How CPAs can start their own business

Budding entrepreneurs, take heart—being a CPA already gives you a head start on some business basics.
By Dawn Wotapka

Many CPAs find success practicing accounting for large firms, companies, or even themselves.

But some CPAs are breaking that mold and finding ways to use their backgrounds in creative businesses that include everything from creating tasty treats to racing packs of dogs across frigid terrain. The trend is particularly strong among Millennials, an age group that doesn’t always want the 9-to-5 jobs that appealed to previous generations, said Jared Plummer, a 32-year-old accountant-turned-entrepreneur. He says many Millennial accountants are asking themselves how they can be a CPA and pursue other dreams at the same time.  

Combining the hard-won credential with more creativity is possible, and the accounting background provides a helpful leg up for budding entrepreneurs or even those who want to invest in an existing business. “People see you as having a vision,” said Ron Siwa, a CPA and one of the owners of Roloff Construction Inc. in Omaha, Neb. “You’re exposed to all the leadership, the management part of the whole business and it gives you some credibility that you know the numbers.”

Are you one of those CPAs interested in starting or running your own business? Before rushing into the thrill of the unknown, consider this advice:

Discover your passion: Plummer, a Raleigh, N.C., resident who earned a master’s degree in accounting from N.C. State University, loves accounting. But he also loves making and selling gourmet ice cream, which led him to found the food truck Two Roosters Ice Cream. Passion on its own isn’t enough, Plummer said; would-be entrepreneurs also should make sure they have the necessary skills. He loves making frozen confections, but, as he pointed out, “if people don’t want to eat my ice cream, that’s a problem.”

Research the market: Once you cement an idea worth pursuing, assess market opportunity and viability. Is there a need for your product or service? As Plummer put it, “You can be passionate about typewriters, but if everybody uses a word processor, there’s not an opportunity to sustain your business.” In his case, Plummer found a market for gourmet ice cream with unusual ingredients—including Lucky Charms cereal and crispy chow mein—served from a custom camper pulled by a restored 1965 Ford F-100.  

Tony Corley of Nashville did extensive research before launching Healthcare MarketMaker in early 2013. After earning his CPA, he worked in corporate and large-firm accounting with positions that focused on health care. He realized a radical shift was occurring: Baby Boomer-era doctors were ready to retire and sell their practices. For him, that represented a solid market ripe for the technological opportunities offered by his site, which he likened to a for buyers and sellers of medical practices.

He also spent significant time interviewing the doctors who would use his technology, though he wishes he had done that even more. “The big thing for starting any business is you have to know your customer,” Corley said.

Assess your situation: Once you decide to go into business, figure out if you can slowly transition away from your CPA job. Corley runs his company full time, but Plummer spends part of the week working at a public accounting firm. For now, the situation allows him to nurture his dream while maintaining a steady income. Plummer’s bosses (and spouse) are flexible and supportive and allowed him to cut back his hours. Still, both endeavors combine for long days and increased stress. “At some point, I’m going to have to choose,” he said.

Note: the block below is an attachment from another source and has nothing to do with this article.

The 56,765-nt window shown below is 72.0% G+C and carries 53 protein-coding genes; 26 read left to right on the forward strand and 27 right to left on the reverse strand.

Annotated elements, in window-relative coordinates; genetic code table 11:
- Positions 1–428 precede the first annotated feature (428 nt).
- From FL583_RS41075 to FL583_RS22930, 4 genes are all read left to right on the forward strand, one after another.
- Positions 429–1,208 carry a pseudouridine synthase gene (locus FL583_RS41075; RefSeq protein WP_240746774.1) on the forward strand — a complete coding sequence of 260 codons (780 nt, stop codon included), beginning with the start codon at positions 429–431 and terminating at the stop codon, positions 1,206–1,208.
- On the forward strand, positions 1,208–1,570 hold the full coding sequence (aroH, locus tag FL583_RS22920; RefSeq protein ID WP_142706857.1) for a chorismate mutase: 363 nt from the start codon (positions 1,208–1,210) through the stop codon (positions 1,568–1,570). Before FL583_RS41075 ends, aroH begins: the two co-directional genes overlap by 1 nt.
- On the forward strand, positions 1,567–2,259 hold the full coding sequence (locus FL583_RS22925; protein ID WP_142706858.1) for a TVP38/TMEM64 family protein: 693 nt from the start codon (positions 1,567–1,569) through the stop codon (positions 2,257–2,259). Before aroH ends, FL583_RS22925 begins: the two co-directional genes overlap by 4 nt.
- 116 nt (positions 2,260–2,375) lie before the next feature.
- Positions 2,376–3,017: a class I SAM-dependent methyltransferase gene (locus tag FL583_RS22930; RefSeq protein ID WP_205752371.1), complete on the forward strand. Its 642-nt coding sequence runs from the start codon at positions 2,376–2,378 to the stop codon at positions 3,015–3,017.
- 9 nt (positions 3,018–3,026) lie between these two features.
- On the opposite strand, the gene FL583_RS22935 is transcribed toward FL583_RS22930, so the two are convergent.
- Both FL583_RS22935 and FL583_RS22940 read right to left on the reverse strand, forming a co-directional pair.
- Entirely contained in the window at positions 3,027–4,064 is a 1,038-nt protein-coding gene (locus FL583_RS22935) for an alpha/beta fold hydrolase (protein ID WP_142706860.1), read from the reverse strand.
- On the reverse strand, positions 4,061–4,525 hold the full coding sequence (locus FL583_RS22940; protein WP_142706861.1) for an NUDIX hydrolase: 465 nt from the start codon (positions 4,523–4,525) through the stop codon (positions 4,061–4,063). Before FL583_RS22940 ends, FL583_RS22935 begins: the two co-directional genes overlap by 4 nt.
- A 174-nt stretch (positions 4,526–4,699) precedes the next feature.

Ryne Olson, meanwhile, found an accounting job that allows her to take a sabbatical during the spring—yes, including the peak tax season—to train her Alaskan huskies for races. Employer Feniks & Co. even closed the office for an afternoon during tax season to come down and cheer Olson on during the 1,000-mile Yukon Quest race.

Olson, who is working toward her CPA license, owns the Ryno Sled Dog Kennel, a small business based in Two Rivers, Alaska. She began by interning with Feniks & Co. in Fairbanks, Alaska, so her bosses got to know her and understood her desire to own and train dogs from day one. “It was a very easy conversation for me to have. I’m not sure it would be easy at other firms,” said Olson, who advised other aspiring entrepreneurs to “try and find a firm that has a similar outlook to your lifestyle.”

Respect your knowledge: When changing careers, it’s easy to forget that your accounting background and the work you put into studying for the CPA exam puts you ahead. You already know the basics of business and how to balance your books, a skill many other business starters lack. “It’s a solid base,” Corley said. “You get to understand business through a business perspective. It’s always going to be with you.”

Olson said her background helped her to be aware of state regulatory requirements. She was also able to set up a business based around a hobby that many consider to be a “money pit.” Instead, she made it profitable through race winnings and sponsorships, and offering tours. “From marketing to logistics to bookkeeping to budgeting, I could not have created Ryno Kennel without my business background,” she said. “It's not like you can walk into a bank and ask for a small business loan to start up a competitive dog mushing team.”  

For those looking to branch out, Plummer offered a final bit of advice: “Stop talking and go do it.”

Dawn Wotapka

Dawn Wotapka is a freelance writer based in New York City.

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